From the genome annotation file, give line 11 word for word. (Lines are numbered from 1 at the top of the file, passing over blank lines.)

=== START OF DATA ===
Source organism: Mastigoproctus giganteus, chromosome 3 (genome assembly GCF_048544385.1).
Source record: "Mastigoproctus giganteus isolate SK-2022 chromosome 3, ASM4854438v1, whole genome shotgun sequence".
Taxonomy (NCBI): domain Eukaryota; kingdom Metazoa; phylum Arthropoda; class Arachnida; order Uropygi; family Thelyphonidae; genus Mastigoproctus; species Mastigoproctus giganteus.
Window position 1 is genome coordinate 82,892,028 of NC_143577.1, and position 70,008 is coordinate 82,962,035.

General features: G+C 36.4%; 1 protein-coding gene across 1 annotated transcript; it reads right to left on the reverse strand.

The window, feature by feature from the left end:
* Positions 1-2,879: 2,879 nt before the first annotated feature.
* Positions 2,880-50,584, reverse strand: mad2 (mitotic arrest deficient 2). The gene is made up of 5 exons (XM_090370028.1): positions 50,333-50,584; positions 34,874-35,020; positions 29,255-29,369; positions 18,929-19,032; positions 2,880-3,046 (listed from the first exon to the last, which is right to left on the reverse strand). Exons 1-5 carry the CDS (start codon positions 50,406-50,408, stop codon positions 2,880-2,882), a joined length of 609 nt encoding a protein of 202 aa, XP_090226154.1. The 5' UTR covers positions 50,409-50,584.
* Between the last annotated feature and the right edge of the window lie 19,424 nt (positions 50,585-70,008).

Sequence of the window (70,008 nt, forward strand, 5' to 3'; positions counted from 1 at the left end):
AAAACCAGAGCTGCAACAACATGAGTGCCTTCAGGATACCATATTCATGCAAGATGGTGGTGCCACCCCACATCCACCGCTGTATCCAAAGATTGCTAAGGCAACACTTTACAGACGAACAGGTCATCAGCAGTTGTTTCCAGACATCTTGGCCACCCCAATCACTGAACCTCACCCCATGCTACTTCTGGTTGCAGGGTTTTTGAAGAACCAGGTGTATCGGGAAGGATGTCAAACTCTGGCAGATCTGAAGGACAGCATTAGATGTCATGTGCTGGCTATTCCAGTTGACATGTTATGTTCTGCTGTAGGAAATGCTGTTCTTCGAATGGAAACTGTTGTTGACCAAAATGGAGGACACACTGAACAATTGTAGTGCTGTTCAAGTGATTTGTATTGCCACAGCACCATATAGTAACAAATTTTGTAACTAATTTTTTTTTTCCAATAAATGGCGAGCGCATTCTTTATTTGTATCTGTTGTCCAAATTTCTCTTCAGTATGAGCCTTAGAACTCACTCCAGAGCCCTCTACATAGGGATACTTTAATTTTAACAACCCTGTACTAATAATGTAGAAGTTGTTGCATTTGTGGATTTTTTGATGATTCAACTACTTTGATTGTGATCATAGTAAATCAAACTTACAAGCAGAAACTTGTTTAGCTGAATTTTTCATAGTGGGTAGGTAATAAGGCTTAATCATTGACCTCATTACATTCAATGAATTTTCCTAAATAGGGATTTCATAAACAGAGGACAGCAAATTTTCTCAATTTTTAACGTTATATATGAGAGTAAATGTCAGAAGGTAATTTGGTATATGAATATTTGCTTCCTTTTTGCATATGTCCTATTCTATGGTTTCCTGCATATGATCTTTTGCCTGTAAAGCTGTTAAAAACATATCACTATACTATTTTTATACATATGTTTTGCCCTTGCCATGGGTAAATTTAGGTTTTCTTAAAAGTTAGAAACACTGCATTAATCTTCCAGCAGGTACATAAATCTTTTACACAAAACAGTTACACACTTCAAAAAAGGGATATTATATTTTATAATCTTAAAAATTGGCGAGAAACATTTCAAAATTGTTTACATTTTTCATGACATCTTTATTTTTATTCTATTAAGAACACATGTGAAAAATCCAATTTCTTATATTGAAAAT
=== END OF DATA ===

AAAACCAGAGCTGCAACAACATGAGTGCCTTCAGGATACCATATTCATGCAAGATGGTGGTGCCACCCCACATCCACCGCTGTATCCAAAGATTGCTAAGGCAACACTTTACAGACGAACAGGTCATCAGCAGTTGTTTCCAGACATCTTGGCCACCCCAATCACTGAACCTCACCCCATGCTACTTCTGGTTGCAGGGTTTTTGAAGAACCAGGTGTATCGGGAAGGATGTCAAACTCTGGCAGATCTGAAGGACAGCATTAGATGTCATGTGCTGGCTATTCCAGTTGACATGTTATGTTCTGCTGTAGGAAATGCTGTTCTTCGAATGGAAACTGTTGTTGACCAAAATGGAGGACACACTGAACAATTGTAGTGCTGTTCAAGTGATTTGTATTGCCACAGCACCATATAGTAACAAATTTTGTAACTAATTTTTTTTTTCCAATAAATGGCGAGCGCATTCTTTATTTGTATCTGTTGTCCAAATTTCTCTTCAGTATGAGCCTTAGAACTCACTCCAGAGCCCTCTACATAGGGATACTTTAATTTTAACAACCCTGTACTAATAATGTAGAAGTTGTTGCATTTGTGGATTTTTTGATGATTCAACTACTTTGATTGTGATCATAGTAAATCAAACTTACAAGCAGAAACTTGTTTAGCTGAATTTTTCATAGTGGGTAGGTAATAAGGCTTAATCATTGACCTCATTACATTCAATGAATTTTCCTAAATAGGGATTTCATAAACAGAGGACAGCAAATTTTCTCAATTTTTAACGTTATATATGAGAGTAAATGTCAGAAGGTAATTTGGTATATGAATATTTGCTTCCTTTTTGCATATGTCCTATTCTATGGTTTCCTGCATATGATCTTTTGCCTGTAAAGCTGTTAAAAACATATCACTATACTATTTTTATACATATGTTTTGCCCTTGCCATGGGTAAATTTAGGTTTTCTTAAAAGTTAGAAACACTGCATTAATCTTCCAGCAGGTACATAAATCTTTTACACAAAACAGTTACACACTTCAAAAAAGGGATATTATATTTTATAATCTTAAAAATTGGCGAGAAACATTTCAAAATTGTTTACATTTTTCATGACATCTTTATTTTTATTCTATTAAGAACACATGTGAAAAATCCAATTTCTTATATTGAAAAT